With regard to the presence of anemia, in a normal population, it would be expected that 2.5% of the individuals had decreased hemoglobin levels. Thus, iron deficiency anemia would be considered a health issue when the prevalence exceeded 5% of the population(17). In this research it was not possible to identify the causes of anemia, although iron deficiency is the most common nutritional disorder worldwide(17, 18). However, it is still observed that the prevalence of decreased hemoglobin concentration of 7.7% exceeds that expected for a normal population.

It was also observed that anemia was present mainly in the elderly group (10.6%), followed by patients aged 18-39 years (8%). In this age group of younger patients, this result may be considered relevant, since it is assumed that the participants of this study, in general, have better financial conditions and, consequently, better eating habits and more access to health programs.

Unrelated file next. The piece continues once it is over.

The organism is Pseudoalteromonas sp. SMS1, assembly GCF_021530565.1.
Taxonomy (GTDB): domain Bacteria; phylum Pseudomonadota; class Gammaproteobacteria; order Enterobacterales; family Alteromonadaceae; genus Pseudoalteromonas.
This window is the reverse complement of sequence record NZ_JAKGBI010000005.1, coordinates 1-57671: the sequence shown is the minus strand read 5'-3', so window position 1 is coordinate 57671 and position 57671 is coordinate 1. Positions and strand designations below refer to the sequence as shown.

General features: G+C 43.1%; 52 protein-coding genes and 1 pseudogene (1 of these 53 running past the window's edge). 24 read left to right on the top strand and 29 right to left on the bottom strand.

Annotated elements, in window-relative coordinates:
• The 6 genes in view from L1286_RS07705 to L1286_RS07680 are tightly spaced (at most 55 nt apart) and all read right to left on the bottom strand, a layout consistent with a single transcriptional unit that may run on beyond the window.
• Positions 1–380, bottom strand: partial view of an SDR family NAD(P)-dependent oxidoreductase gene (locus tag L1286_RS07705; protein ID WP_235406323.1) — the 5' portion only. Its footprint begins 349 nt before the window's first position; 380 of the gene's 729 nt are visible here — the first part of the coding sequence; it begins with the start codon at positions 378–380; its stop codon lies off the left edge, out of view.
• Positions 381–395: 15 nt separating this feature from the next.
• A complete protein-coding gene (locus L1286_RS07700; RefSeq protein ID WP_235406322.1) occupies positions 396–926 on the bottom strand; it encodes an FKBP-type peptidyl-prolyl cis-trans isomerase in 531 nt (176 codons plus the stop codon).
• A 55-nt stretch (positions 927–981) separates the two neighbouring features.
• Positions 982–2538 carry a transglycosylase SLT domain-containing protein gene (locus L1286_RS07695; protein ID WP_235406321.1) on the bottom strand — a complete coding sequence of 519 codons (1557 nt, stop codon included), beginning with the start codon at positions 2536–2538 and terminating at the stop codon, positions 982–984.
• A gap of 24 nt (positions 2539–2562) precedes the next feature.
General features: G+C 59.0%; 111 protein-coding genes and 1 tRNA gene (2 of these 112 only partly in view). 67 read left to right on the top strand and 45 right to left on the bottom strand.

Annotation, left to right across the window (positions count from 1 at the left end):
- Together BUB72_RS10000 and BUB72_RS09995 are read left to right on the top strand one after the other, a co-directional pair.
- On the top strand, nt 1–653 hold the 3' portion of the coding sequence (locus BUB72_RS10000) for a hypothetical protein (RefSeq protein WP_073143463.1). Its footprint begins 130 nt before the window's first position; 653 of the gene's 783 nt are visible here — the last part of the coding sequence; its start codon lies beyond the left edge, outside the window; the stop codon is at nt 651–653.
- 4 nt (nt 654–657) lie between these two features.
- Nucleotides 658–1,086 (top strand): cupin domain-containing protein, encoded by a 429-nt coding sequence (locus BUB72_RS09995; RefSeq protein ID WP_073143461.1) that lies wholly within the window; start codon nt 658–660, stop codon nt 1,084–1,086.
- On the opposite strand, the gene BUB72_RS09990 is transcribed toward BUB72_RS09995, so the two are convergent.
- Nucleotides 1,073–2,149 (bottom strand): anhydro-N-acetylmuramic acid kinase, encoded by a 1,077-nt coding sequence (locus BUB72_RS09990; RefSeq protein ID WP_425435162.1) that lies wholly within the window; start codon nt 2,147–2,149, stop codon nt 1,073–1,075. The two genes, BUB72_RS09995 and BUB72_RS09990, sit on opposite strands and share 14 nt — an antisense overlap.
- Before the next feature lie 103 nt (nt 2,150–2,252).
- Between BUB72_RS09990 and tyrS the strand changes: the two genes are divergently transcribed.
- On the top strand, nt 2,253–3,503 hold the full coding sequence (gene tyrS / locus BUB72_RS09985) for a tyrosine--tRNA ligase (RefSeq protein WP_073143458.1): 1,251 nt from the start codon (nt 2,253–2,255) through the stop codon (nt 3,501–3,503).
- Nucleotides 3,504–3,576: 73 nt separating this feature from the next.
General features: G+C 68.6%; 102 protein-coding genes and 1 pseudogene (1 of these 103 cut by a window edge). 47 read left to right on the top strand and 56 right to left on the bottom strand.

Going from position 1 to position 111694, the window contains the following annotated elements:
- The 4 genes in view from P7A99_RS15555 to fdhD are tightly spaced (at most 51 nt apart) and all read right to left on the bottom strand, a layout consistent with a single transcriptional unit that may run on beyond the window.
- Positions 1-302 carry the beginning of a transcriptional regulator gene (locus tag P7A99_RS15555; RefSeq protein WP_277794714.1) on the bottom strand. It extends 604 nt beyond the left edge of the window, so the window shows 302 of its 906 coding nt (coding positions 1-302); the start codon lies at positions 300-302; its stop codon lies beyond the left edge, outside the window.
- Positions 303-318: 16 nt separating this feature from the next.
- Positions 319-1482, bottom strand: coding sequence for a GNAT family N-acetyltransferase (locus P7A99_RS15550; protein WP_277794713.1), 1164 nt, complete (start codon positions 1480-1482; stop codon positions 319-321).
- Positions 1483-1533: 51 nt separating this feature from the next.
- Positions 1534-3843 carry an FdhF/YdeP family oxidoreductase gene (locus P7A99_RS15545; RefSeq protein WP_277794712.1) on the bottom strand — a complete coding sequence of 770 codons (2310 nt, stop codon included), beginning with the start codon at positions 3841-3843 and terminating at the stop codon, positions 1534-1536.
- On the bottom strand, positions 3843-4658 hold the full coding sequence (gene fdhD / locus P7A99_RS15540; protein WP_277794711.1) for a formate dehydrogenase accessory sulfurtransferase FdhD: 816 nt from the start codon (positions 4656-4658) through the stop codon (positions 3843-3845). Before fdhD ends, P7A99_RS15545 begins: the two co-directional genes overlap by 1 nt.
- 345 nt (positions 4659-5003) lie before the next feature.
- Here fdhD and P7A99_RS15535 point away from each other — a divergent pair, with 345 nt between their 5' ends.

Abnormal biochemical and liver function tests are often detected in asymptomatic patients, since the screening programs include them routinely(19). A survey conducted in the United States conducted between 1999 and 2002 estimated that 8.9% of patients had glutamic-pyruvic transaminase (GPT) values above normality(20). In this study, the prevalence was 5.3% and was present mainly in the age group of 18-39 years. This work did not find literature that correlates the GPT levels with age, requiring further revisions to elucidate this issue.

Currently, there are few studies on the prevalence of microscopic hematuria(21), which is becoming more frequent in the routine exams(22). Malignancies are detected in up to 5% of patients(23). In an adult population, a variation in the prevalence of microscopic hematuria was estimated from 0.5%-22%(24). Other studies showed a greater difference, around 2%-31%(25-27). In this study, the prevalence was 21.2%, corroborating the literature data. It was also verified that the greater the age groups of the participants, the greater the prevalence of microscopic hematuria. However, this study did not find bibliographies correlating this finding with age.

In a study that used data from routine examinations of patients aged 40-74 years, a prevalence of 20.5% CKD was found, which increased with age(28). In other studies, there was a variation from 8.3%-19.2%(29-31). Compared with this study, the prevalence of CKD was very small. In addition, this finding was observed only in patients aged ≥ 60 years.